Sometimes, this column is all about the hits.
You can have your obscure sitcom and enjoy it. You can have your earnest documentary and feel the better for watching and agreeing with it. Knock yourself out. I'm with you a lot of the time. But, every now and then, a question arises – What are the masses watching on TV and getting a kick out of, week after week? To answer this we have to start by acknowledging that, in prime time, loads of people are not watching the major networks. They're watching something like HGTV. Home and Garden TV. Fixing stuff. Decorating stuff. Selling houses.
We spend the winter watching these shows and making plans to do things when spring arrives. Look, it's more entertaining and rewarding than some CBS sitcom about scarily callow twentysomethings going on dates and having issues with mom that are worked out when everybody goes shopping. Okay, it might be just as much fantasy – like, are you really going to build that deck? – but it's fun, fun, fun.
With this in mind, I wondered what's hot on HGTV. To my small astonishment I read this: "Timber Kings becomes HGTV Canada Royalty as #1 Series in the Network's History."
Apparently, it's true. The hottest show on Canadian TV might be this thing, which chronicles the adventures of the master log smiths at Pioneer Log Homes in Williams Lake, B.C. Yep, they are the world's largest handcrafted log-home builders. And we, or a lot of us, anyway, are galvanized by their day-to-day work. Talk about hewers of woods and drawers of water. We do worship our core activities in this country.
Like many successful shows on specialty channels, Timber Kings (there's a marathon of episodes, HGTV, almost all of Friday, and you can find all the episodes online) is a curious hybrid. Although it's a reality show about people doing their jobs, there's a sitcom element. The people at Pioneer Log Homes are emphatically established as characters who argue, joke and curse their way through an episode.
As André Chevigny, the general manager of Pioneer Log Homes, says in an early episode, the customer who wants a log house, whether it's a small cabin or a mansion, has fantasized about it for a long time, and it's his crew's job to make the fantasy real. That means 18-hour days, seven-day work weeks and often dangerous tasks in hostile conditions.
Mostly, on the show, it means a lot of footage of enormous logs and guys going around with chainsaws. Each house they build is handcrafted on-site, then taken apart, shipped and reconstructed wherever the client wants. On the evidence of a few episodes, every client is demanding and wants the house finished in an unreasonably short time. This is the key dramatic element – a race against the clock as tempers rise and safety becomes an issue.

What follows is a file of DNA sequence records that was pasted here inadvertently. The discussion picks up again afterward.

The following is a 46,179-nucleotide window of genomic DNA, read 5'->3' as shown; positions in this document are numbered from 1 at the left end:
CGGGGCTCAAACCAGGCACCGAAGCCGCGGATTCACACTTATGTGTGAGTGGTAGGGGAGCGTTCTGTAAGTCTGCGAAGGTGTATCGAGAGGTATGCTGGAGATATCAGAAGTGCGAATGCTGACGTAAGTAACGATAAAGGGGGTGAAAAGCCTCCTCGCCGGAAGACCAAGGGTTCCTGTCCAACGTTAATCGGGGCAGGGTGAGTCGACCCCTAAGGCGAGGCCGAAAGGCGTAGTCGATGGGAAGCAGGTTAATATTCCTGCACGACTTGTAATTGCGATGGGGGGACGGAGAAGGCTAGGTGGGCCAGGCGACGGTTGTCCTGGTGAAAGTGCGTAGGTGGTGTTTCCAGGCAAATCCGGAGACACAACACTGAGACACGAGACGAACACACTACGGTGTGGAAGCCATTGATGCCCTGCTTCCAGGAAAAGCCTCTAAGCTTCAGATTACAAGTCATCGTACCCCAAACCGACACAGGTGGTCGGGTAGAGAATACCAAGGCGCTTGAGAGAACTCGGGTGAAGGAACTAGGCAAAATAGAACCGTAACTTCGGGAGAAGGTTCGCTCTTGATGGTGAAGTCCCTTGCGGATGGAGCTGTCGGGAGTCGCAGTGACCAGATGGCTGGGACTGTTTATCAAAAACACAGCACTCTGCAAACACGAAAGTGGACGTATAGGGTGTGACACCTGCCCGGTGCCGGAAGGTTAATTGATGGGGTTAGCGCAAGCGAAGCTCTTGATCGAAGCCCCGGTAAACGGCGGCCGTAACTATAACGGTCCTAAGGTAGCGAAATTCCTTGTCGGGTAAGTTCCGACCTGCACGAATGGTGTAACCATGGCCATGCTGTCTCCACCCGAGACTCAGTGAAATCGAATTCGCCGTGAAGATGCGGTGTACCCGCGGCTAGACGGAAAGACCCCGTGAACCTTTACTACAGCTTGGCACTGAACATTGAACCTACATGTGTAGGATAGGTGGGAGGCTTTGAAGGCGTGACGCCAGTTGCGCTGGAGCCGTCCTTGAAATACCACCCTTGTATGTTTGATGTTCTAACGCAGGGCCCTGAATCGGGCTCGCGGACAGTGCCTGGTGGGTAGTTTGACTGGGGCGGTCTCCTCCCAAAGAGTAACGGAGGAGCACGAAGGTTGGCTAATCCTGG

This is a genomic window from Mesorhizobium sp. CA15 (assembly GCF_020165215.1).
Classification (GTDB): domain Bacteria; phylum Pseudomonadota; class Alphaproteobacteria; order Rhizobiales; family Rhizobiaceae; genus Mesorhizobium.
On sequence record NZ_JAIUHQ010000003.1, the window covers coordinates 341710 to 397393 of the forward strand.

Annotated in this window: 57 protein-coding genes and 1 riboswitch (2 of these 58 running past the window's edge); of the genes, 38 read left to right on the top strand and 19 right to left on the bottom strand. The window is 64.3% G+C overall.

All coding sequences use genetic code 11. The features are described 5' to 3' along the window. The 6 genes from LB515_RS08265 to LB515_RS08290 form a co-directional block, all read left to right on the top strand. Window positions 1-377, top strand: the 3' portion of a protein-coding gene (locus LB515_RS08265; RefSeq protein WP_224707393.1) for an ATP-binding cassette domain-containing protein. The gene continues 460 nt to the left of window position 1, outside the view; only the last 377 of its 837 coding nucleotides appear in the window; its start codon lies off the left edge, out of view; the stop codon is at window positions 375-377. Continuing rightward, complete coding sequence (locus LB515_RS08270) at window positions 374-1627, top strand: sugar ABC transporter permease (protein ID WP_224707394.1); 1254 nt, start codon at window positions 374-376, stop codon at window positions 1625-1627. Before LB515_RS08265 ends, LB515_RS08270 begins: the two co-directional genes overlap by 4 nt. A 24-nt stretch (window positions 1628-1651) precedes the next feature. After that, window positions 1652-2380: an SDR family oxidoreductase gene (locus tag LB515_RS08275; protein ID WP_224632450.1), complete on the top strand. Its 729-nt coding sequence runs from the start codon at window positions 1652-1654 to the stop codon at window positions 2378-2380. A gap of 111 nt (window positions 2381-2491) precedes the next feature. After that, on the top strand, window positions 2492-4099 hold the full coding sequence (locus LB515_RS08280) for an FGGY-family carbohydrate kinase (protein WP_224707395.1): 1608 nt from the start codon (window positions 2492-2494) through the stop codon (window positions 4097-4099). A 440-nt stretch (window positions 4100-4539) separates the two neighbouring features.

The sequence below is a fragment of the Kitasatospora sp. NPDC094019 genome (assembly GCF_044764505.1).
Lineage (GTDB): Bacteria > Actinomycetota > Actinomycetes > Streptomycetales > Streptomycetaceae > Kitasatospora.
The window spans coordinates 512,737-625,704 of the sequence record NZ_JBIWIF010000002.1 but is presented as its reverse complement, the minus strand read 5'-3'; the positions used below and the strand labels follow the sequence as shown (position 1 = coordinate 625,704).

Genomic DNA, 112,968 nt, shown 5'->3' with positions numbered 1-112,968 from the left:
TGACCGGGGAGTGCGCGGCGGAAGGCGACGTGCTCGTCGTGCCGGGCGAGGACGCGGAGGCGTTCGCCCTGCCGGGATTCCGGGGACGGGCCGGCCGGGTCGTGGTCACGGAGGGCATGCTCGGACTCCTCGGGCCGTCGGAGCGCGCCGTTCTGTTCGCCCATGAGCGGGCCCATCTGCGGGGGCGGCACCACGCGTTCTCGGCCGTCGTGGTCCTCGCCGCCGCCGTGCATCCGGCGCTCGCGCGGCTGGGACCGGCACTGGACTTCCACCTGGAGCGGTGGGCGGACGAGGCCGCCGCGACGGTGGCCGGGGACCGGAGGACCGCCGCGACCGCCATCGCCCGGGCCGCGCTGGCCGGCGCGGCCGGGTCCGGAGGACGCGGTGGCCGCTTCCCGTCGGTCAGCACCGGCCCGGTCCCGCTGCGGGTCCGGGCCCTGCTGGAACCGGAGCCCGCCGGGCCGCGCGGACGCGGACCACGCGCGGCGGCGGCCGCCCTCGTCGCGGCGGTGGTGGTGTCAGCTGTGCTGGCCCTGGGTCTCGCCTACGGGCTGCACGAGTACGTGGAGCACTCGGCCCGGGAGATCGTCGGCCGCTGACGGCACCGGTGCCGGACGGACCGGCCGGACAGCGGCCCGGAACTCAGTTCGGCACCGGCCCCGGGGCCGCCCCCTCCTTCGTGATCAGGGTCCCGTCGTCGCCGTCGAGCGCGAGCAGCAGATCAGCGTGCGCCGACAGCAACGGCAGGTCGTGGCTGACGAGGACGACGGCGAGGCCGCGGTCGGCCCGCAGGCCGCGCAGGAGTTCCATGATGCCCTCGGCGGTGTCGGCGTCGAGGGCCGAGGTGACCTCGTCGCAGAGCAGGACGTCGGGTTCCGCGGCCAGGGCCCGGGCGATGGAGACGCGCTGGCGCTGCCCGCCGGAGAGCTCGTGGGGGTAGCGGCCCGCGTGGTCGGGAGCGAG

There is swearing galore – "You frickin' dumbass, are you trying to kill me?" is a question frequently tossed around. It's mostly guys, but Danielle, a crane operator, is one of the key people, usually telling some agitated guy to chill. A lot of it seems arch, the conflicts and resolutions that unfold in this dysfunctional family/team, but the allure of the show is authentic, hence the ratings.
Mind you, for all of the real work we see – the craftsmanship is enormously impressive – the show is dizzy escapism. This impressive company might have started out making small trappers' cabins; it now caters to people with many millions to spend on elaborate home of near-hallucinatory grandiosity. And what you see done in a one-hour episode is many months of toil edited into a neat package. The rhythm and outcome is as predictable as any CBS sitcom.
Timber Kings is a hit because, essentially, it's a show for burned-out people. Burned-out daily by this digital age. By technology, by the feeling that with all the work we do, we create nothing substantial. Here on the show people work with huge logs and, after all the tension, there's a real, substantial creation left behind. Something you can touch.
Unusually Thicke (Slice, 10 p.m.) is another celeb reality show, this one devoted to the doings of the Canadian TV star of the 1980s, Alan Thicke. It is, in truth, like a downmarket Curb Your Enthusiasm. As Entertainment Weekly described it, "There's an inexplicably hypnotic appeal to the fabulously banal life of former eighties star Alan Thicke. The beauty is that Thicke doesn't actually realize he's hilarious, especially when the topics are his loose grip on technology or his tight hold on the eighties."
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